EarthBound Beginnings

EarthBound Beginnings (a.k.a. Mother) is the first game in one of my absolute favourite video game franchises. Originally it was only released in Japan (in 1989) but then in 2015, it was released internationally, which is a very pleasant turn of events. In fact, it was my favourite piece of news from E3 2015.

The Mother series has three installments and, ironically enough, this was the one which I played last. Considering that the second and third games were on the SNES and Game Boy Advance, I was a bit worried that the first game might seem less good due to the fact that it was on the technologically inferior Famicom.

Thankfully, while the game does show its age in some areas, it is still very fun and evokes the same magical, sentimental and surreal feelings as the other two. Just like the later installments, it takes the JRPG formula (usually associated with fantasy settings) and applies it to 20th century America. It works really well.

You play as a young boy named Ninten (who is very, very similar to the better-known Ness) who suddenly finds strange paranormal activities occurring within his home. His father then tells him that his grandfather had investigated psychic powers and Ninten sets off on an adventure to save the world from similar paranormal anomalies which are happening elsewhere. You soon find out, that to do this you must find the “eight melodies” which merge together into one long piece of magical music.

Then, after that, you’re basically left to just figure out what to do by yourself. You can head out into the world and pretty much go where you please – interacting with strange, comical people in towns who will tell you things and ask you to do things for them. You’ll end up exploring cities, desserts, caves and even bizarre dreamscapes on your quest to find the eight melodies. The world isn’t as big as the world of the later games, but it’s still fun to explore and there are lots of strange and interesting things to find. You don’t have to do things in a set order either, which is nice.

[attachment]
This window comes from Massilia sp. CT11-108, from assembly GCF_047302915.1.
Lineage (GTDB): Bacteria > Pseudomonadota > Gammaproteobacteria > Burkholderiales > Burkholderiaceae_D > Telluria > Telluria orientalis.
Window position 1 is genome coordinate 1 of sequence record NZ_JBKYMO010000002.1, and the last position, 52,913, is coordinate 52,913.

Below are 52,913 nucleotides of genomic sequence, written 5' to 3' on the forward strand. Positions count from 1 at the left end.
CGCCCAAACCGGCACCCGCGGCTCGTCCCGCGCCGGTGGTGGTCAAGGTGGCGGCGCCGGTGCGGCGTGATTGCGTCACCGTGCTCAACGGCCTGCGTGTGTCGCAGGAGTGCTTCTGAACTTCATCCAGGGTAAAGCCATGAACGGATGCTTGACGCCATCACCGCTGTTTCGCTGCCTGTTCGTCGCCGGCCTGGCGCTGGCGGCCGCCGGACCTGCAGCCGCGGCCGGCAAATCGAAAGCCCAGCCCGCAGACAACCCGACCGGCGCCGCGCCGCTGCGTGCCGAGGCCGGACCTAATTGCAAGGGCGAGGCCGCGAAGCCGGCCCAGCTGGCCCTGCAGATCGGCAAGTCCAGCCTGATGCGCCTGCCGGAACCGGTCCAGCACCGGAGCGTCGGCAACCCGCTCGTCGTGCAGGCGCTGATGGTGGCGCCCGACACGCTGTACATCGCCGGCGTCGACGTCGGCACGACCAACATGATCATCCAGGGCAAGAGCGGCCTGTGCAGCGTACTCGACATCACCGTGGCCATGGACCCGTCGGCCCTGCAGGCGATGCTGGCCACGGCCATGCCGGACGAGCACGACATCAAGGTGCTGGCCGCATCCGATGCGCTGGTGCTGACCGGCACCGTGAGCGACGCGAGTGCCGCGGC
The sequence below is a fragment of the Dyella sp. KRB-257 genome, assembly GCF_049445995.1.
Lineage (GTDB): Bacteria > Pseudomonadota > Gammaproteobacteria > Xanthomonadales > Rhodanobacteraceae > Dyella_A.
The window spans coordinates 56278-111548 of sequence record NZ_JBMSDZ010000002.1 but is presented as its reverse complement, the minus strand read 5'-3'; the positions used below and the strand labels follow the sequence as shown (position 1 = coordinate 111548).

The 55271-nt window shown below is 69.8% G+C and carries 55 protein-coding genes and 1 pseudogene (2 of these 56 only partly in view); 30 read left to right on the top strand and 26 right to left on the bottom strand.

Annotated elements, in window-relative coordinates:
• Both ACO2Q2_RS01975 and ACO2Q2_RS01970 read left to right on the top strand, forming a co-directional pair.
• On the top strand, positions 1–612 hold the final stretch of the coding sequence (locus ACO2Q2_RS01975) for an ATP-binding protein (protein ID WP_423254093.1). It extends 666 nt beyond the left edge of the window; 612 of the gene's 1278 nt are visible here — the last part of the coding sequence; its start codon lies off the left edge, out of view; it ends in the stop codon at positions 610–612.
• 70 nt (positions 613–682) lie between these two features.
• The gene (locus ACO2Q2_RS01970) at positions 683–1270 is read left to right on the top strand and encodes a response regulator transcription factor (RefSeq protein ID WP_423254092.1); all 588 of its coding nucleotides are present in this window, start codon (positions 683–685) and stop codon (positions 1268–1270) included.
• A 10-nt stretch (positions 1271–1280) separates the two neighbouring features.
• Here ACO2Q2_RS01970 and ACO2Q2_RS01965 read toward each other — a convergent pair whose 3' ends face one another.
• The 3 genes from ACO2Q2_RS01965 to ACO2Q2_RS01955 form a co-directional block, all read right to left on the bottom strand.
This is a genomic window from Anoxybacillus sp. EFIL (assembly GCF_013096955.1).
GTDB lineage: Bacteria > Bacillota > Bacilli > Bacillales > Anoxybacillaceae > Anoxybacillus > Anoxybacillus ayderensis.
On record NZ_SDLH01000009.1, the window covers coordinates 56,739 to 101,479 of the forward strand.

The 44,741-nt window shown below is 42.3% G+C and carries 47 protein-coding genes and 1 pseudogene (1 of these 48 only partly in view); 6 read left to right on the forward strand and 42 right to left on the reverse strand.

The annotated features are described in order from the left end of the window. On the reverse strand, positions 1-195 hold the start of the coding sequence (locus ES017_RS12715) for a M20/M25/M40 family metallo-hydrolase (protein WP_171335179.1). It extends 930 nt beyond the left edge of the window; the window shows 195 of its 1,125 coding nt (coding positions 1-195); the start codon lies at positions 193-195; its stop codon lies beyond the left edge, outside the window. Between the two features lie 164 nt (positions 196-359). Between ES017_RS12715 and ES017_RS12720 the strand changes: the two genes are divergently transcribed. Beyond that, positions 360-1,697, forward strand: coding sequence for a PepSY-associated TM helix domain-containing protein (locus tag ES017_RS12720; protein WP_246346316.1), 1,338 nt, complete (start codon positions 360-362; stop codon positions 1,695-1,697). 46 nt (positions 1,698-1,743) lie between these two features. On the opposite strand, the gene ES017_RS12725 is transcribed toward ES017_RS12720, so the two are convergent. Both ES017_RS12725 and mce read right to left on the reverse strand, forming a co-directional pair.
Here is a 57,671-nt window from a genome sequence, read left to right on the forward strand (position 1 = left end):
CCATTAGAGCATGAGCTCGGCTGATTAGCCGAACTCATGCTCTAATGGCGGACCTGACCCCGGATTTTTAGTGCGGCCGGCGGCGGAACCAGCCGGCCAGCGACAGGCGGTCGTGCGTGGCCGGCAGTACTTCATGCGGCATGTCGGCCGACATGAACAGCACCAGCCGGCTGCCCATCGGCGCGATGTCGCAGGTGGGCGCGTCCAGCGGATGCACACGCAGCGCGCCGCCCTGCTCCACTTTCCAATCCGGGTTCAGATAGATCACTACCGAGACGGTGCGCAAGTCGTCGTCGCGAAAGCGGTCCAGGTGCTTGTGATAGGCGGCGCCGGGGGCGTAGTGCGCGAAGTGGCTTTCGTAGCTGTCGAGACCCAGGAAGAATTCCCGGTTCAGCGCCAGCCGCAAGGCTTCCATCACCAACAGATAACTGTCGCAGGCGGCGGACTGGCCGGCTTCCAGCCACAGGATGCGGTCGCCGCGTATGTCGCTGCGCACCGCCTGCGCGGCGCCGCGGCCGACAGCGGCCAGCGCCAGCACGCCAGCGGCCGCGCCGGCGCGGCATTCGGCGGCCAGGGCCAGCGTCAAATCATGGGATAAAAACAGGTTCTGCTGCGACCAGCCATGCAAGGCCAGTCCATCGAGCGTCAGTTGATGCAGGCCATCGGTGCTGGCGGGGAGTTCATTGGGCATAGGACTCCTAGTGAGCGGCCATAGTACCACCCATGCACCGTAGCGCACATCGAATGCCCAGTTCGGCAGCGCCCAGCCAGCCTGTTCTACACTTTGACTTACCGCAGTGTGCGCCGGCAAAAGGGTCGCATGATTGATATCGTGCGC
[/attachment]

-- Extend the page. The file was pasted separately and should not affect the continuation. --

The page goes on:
As you explore the world, there’ll be random encounters with various creatures, ranging from regular animals to weird and wacky aliens and robots. You then face them in a turn-based fight. The fact that the world is generally quite normal (other than the strange creatures in it) means that it can sometimes be quite creepy. There’s that feeling of 1950s America, UFOs and Roswell.

One of the only problems the game has is that sometimes I think the graphics just look kind of bad. I’m pretty accepting of retro graphics, but this game sometimes feels too minimalist. I also felt that the lack of direction made the game a bit too hard at times, because I did spend quite a while just wandering around trying to figure out what to do. You also need to do quite a lot of level grinding at times – which I actually enjoy, but I know some people hate it.

But, ultimately, for a game of its age, it is very, very good. I’d say that it is one of the very best NES/Famicom games. It might not be quite as good as the other two, but it’s still a great start to the series and something which I think fans of Mother/EarthBound and fans of retro games should definitely try.

Rating: 8.9/10

(Don’t miss today’s Finger Puppet Show!)

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